“But we can’t do this work. We can’t do the work to shift a system that was never designed for us. So if we have to take this risk every day and you decide that you’re going to be our ally, then you have to risk saying something, not saying it perfectly, being corrected, and taking that learning experience and moving forward and saying it better the next time.”
Lachman says our understanding of social media has to improve if we want to be able to engage in political and humanitarian conversations.
“We know many cases where this kind of internet shaming has happened,” said Lachman. “I think as part of getting more comfortable with living in a social media world, we have to become much more savvy in terms of what we post, more savvy in terms of what we consume, and how we interpret and read everything that’s out there… meaning we need to be good at apologizing.”
“I have to use the best of my ability,” he said. “In other words, I shouldn’t just repost or retweet something. I should dig into it a little bit. If I can, I’m going to check if this is fact-verified before I repost. But if I make a mistake, I’m going to own that mistake and take it back.”
Raising awareness also comes from having uncomfortable conversations with racist or uneducated colleagues and friends, instead of just blocking or deleting them, according to Warren. It is also a good time to take a good look at yourself and your practices. Do you carry inherent biases towards members of the Black community? Do you or your company’s hiring practices seem to favor non-Black applicants?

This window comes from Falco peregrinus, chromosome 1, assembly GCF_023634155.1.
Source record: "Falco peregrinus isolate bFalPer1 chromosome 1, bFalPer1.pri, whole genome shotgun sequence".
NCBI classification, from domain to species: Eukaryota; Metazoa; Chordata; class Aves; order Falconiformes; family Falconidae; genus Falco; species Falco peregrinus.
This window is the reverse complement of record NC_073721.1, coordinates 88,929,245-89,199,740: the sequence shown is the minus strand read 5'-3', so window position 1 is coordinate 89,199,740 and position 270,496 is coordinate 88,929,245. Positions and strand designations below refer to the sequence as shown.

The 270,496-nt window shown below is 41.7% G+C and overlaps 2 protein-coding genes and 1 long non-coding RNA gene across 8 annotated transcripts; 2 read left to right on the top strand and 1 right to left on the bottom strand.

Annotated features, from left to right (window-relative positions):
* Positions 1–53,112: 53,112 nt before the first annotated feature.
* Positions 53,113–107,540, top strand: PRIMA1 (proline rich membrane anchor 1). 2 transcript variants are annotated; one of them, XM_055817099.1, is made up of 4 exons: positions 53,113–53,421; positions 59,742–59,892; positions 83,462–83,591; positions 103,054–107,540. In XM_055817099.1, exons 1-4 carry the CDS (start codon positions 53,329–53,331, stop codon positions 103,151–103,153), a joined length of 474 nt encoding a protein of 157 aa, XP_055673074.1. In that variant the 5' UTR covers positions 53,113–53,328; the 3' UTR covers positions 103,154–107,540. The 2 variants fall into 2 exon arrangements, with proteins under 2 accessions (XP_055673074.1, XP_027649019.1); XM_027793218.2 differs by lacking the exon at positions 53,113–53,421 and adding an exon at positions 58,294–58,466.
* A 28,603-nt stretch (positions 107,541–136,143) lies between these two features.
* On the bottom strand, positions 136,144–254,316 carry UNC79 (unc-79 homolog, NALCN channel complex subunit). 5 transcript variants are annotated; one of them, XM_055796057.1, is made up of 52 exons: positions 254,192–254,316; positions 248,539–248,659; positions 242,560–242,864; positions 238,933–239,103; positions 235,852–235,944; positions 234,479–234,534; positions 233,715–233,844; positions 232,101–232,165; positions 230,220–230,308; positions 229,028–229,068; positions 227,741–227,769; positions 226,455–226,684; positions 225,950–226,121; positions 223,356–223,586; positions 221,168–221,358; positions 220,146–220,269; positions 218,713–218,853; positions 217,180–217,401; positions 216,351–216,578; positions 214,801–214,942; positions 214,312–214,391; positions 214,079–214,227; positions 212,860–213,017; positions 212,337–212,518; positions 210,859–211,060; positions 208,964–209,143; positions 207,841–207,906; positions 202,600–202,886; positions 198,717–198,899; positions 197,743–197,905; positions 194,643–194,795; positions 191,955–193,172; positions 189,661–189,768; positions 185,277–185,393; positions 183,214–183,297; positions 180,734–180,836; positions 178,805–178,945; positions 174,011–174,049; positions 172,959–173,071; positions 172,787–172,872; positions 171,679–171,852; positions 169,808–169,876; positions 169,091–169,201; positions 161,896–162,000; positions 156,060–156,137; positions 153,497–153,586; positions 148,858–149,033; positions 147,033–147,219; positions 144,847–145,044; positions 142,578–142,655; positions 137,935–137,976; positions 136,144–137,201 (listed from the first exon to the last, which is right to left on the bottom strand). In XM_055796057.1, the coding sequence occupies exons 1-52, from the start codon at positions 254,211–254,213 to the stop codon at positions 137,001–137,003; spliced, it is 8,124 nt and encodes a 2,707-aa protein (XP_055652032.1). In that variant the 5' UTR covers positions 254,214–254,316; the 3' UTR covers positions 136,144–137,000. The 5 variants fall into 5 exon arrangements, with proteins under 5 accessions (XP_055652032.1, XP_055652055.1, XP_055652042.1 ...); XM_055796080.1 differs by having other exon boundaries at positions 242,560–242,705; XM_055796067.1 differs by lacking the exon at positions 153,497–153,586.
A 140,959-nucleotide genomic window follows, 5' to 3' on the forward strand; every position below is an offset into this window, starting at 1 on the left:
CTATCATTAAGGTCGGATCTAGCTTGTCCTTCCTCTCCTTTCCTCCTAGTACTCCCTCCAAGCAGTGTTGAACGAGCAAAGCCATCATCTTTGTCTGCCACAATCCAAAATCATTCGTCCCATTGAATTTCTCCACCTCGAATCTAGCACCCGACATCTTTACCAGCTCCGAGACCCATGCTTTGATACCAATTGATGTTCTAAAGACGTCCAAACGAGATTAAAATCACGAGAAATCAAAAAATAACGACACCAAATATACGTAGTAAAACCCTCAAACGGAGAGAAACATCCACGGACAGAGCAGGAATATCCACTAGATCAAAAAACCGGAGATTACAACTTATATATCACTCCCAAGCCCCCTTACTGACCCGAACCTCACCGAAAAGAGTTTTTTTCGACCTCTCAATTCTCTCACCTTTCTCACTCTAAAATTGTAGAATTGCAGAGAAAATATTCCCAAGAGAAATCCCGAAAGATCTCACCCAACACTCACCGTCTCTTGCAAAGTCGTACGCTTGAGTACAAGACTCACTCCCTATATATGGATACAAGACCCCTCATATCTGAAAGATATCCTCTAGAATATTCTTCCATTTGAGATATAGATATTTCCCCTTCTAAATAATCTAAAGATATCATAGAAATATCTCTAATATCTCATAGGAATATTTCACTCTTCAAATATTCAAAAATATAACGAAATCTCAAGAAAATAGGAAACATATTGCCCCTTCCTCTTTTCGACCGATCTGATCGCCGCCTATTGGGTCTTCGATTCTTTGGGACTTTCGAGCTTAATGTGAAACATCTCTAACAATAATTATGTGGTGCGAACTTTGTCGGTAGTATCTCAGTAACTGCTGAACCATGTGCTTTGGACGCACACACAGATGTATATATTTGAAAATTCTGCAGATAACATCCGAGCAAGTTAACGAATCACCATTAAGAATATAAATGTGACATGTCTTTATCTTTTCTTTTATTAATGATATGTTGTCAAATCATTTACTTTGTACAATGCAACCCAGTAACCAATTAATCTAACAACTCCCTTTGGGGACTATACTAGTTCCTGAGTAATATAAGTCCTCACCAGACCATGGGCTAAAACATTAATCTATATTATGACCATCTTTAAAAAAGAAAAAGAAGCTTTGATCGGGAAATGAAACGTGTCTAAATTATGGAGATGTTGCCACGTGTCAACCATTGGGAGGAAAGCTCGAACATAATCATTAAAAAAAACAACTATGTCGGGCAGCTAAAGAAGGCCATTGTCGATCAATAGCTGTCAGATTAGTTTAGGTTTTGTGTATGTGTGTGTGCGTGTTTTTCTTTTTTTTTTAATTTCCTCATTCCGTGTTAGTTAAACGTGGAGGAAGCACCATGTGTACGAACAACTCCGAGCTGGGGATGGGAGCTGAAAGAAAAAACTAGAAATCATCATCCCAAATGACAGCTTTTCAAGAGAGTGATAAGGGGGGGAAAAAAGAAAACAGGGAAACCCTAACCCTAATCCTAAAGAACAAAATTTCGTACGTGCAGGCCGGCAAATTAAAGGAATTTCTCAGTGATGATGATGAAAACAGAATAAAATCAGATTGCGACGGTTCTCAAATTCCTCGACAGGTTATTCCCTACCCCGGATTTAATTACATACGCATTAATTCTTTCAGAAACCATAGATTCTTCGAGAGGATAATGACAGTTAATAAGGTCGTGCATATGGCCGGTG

When faced with two differing opinions from the Black community on the same topic? Warren said you need to apply your judgment with the knowledge and education you’ve gained.
“I want you to do your own work, and support us from a place of your choosing,” said Warren. “You as a potential ally need to look at those two perspectives, understand where they’re coming from, and then make a decision. Anything else is performative, you’re just like ‘Oh, this is what they need.'”
As for reposting triggering and traumatizing videos of Black people being killed online as proof of their reality? Some activists say that can do more harm than good.
“The posting of these videos, and I call it trauma porn, just plays into the idea of white systems not believing that Black bodies can be innocent,” said Warren. “When you demand to see these videos as proof… that’s coming from the perspective of, ‘You did something wrong. I need proof that you didn’t do something wrong. Your word is not enough. The story is not enough.’ That is traumatizing… because you’re telling me that I need to prove my humanity to you, for you to believe that I was harmed.”